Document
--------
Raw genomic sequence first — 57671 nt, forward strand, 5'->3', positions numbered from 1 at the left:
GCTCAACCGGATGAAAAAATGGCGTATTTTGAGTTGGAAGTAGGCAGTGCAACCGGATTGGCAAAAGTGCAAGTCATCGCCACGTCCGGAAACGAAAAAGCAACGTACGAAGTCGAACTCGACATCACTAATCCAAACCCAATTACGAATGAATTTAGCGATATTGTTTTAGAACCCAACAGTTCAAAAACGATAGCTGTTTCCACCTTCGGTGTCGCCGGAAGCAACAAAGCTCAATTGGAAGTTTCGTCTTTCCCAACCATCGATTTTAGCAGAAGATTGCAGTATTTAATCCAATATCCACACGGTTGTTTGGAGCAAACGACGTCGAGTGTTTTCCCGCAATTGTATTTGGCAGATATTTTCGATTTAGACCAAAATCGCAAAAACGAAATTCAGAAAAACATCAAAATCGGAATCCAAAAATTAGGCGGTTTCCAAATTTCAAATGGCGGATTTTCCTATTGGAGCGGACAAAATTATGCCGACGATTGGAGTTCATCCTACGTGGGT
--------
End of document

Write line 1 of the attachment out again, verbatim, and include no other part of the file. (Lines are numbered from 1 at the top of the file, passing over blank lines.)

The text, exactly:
Raw genomic sequence first — 57671 nt, forward strand, 5'->3', positions numbered from 1 at the left: